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In session: Jesik in the Black canyon. Photo courtesy of alpine mentors

Steve House’s Alpine Mentors program gives the famed alpinist a chance to give back to the climbing community.

Three years ago, legendary alpinist Steve House plummeted 80 feet off the north face of Mount Temple in the Canadian Rockies suffering five broken ribs, a collapsed right lung and multiple fractures in his pelvis and spine. House does not recall much about the accident, nor the painkiller-induced weeks that followed, except for how grateful he was to be alive.

“I realized I’d been pretty close to not making it,” says House, 42. “It made me reconsider a lot, especially my relationships and how I could give back to the community of climbers.”

House, a Patagonia brand ambassador, largely attributes his success to the mentors who provided guidance and friendship when he was just a “puppy” exploring the Alps as an exchange student in Slovenia during in his early twenties. “They demystified climbing for me and validated my goals and dreams like no one else had.”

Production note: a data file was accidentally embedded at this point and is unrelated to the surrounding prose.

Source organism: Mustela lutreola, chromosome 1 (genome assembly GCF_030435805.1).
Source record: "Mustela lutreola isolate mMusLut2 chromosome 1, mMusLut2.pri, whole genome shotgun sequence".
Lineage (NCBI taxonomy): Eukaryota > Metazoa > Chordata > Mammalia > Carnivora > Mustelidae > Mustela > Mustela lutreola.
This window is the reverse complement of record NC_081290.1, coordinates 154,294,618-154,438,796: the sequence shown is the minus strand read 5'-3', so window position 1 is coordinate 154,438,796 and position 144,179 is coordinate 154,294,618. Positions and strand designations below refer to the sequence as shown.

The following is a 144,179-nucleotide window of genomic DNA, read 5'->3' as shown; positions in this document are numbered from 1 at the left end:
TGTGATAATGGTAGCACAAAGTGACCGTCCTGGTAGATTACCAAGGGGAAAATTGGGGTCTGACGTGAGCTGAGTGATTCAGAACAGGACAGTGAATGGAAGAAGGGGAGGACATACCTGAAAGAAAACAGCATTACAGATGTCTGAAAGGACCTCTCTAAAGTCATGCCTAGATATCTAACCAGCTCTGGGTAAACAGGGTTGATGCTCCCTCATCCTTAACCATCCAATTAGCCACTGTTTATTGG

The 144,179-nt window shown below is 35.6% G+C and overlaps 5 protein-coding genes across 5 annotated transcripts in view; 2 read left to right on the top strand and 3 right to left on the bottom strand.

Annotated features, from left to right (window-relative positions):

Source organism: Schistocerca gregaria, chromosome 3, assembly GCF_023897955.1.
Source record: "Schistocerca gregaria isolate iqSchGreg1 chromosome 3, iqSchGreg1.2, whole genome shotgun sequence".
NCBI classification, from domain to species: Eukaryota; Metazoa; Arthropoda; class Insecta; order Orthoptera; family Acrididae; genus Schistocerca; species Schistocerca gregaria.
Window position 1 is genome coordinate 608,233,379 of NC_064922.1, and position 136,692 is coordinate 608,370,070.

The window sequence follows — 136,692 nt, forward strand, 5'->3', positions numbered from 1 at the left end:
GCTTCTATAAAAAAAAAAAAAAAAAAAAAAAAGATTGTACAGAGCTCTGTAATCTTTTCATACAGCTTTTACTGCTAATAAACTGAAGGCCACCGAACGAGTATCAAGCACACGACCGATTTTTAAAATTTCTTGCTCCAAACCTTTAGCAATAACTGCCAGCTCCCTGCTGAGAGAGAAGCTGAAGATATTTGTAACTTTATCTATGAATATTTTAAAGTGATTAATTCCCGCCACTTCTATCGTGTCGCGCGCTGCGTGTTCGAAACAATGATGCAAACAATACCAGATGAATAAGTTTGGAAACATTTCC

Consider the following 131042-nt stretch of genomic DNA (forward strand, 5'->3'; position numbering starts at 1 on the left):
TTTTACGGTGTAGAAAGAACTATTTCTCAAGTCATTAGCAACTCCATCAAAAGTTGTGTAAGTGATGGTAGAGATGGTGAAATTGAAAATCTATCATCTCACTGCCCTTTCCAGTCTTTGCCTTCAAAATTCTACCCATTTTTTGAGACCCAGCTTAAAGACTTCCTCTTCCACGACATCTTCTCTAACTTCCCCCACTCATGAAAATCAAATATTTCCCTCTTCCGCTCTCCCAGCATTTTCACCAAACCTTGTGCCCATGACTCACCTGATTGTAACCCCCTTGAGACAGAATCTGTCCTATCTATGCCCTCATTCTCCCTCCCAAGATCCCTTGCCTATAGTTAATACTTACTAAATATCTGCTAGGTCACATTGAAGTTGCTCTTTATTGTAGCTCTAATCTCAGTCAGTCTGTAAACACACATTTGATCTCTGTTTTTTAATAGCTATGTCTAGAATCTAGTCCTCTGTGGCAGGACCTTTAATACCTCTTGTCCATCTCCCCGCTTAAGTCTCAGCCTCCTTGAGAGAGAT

As he slowly recovered from that fall, House decided start a formal mentoring program for climbers based in Colorado. Alpine Mentors, which aims to give young alpinists the chance to achieve goals perceived to be beyond their reach. For Alpine Mentors’ debut, six applicants spent a week climbing in southern Colorado. Afterward, Marianne van der Steen, 28, Buster Jesik, 26, Colin Simon, 24, and Stephen van Sickle, 29 were invited to join the two-year program which will culminate in a joint expedition that they design, plan and execute.

The goal of Alpine Mentors is not to build the best climbers. “They are all extremely good climbers with solid technical skills,” House says. “I can help them with the mental part—dealing with fears and expectations, finding direction and hearing that their goals are worthwhile.”

Mentee Marianne van der Steen echoes House’s vision. “The most important thing is trusting myself, believing in myself and accepting myself,” she says.

House hopes his program will motivate more people to take their climbing to the next level. “I’ve moved beyond just climbing for myself and toward doing anything I can to promote alpine climbing and inspire people to get out there,” he says. alpinementors.org

—Chris Kassar

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